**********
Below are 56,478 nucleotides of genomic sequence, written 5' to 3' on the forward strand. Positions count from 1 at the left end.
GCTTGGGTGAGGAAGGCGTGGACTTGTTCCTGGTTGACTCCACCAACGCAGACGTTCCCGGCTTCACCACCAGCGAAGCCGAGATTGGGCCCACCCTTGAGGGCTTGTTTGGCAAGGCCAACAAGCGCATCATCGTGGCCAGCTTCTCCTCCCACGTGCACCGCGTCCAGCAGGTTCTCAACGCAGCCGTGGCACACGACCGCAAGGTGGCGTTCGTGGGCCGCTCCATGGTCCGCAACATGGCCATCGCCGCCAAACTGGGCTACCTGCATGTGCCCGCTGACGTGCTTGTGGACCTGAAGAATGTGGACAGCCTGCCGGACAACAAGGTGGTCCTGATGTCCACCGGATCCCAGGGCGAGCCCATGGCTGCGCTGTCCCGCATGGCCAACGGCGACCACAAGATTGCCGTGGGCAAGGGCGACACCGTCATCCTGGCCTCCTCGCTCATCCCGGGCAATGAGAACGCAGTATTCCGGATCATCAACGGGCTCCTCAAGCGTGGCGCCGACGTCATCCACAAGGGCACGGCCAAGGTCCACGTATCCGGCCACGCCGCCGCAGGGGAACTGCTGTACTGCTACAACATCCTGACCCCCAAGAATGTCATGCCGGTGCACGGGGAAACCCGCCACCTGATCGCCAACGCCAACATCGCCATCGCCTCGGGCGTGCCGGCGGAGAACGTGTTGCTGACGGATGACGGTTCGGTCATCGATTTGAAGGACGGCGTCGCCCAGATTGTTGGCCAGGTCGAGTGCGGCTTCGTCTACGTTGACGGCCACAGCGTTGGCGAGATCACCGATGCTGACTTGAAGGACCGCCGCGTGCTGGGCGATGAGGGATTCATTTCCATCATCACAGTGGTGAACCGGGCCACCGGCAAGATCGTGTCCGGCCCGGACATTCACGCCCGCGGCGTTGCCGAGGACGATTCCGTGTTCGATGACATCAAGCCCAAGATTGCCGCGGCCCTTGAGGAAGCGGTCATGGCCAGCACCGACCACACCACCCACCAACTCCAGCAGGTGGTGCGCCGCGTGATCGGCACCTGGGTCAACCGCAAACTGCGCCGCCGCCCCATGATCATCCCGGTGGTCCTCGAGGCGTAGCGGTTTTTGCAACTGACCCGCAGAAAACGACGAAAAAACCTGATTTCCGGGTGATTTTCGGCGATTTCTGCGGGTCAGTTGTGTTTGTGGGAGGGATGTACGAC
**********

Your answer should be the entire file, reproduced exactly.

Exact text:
Below are 56,478 nucleotides of genomic sequence, written 5' to 3' on the forward strand. Positions count from 1 at the left end.
GCTTGGGTGAGGAAGGCGTGGACTTGTTCCTGGTTGACTCCACCAACGCAGACGTTCCCGGCTTCACCACCAGCGAAGCCGAGATTGGGCCCACCCTTGAGGGCTTGTTTGGCAAGGCCAACAAGCGCATCATCGTGGCCAGCTTCTCCTCCCACGTGCACCGCGTCCAGCAGGTTCTCAACGCAGCCGTGGCACACGACCGCAAGGTGGCGTTCGTGGGCCGCTCCATGGTCCGCAACATGGCCATCGCCGCCAAACTGGGCTACCTGCATGTGCCCGCTGACGTGCTTGTGGACCTGAAGAATGTGGACAGCCTGCCGGACAACAAGGTGGTCCTGATGTCCACCGGATCCCAGGGCGAGCCCATGGCTGCGCTGTCCCGCATGGCCAACGGCGACCACAAGATTGCCGTGGGCAAGGGCGACACCGTCATCCTGGCCTCCTCGCTCATCCCGGGCAATGAGAACGCAGTATTCCGGATCATCAACGGGCTCCTCAAGCGTGGCGCCGACGTCATCCACAAGGGCACGGCCAAGGTCCACGTATCCGGCCACGCCGCCGCAGGGGAACTGCTGTACTGCTACAACATCCTGACCCCCAAGAATGTCATGCCGGTGCACGGGGAAACCCGCCACCTGATCGCCAACGCCAACATCGCCATCGCCTCGGGCGTGCCGGCGGAGAACGTGTTGCTGACGGATGACGGTTCGGTCATCGATTTGAAGGACGGCGTCGCCCAGATTGTTGGCCAGGTCGAGTGCGGCTTCGTCTACGTTGACGGCCACAGCGTTGGCGAGATCACCGATGCTGACTTGAAGGACCGCCGCGTGCTGGGCGATGAGGGATTCATTTCCATCATCACAGTGGTGAACCGGGCCACCGGCAAGATCGTGTCCGGCCCGGACATTCACGCCCGCGGCGTTGCCGAGGACGATTCCGTGTTCGATGACATCAAGCCCAAGATTGCCGCGGCCCTTGAGGAAGCGGTCATGGCCAGCACCGACCACACCACCCACCAACTCCAGCAGGTGGTGCGCCGCGTGATCGGCACCTGGGTCAACCGCAAACTGCGCCGCCGCCCCATGATCATCCCGGTGGTCCTCGAGGCGTAGCGGTTTTTGCAACTGACCCGCAGAAAACGACGAAAAAACCTGATTTCCGGGTGATTTTCGGCGATTTCTGCGGGTCAGTTGTGTTTGTGGGAGGGATGTACGAC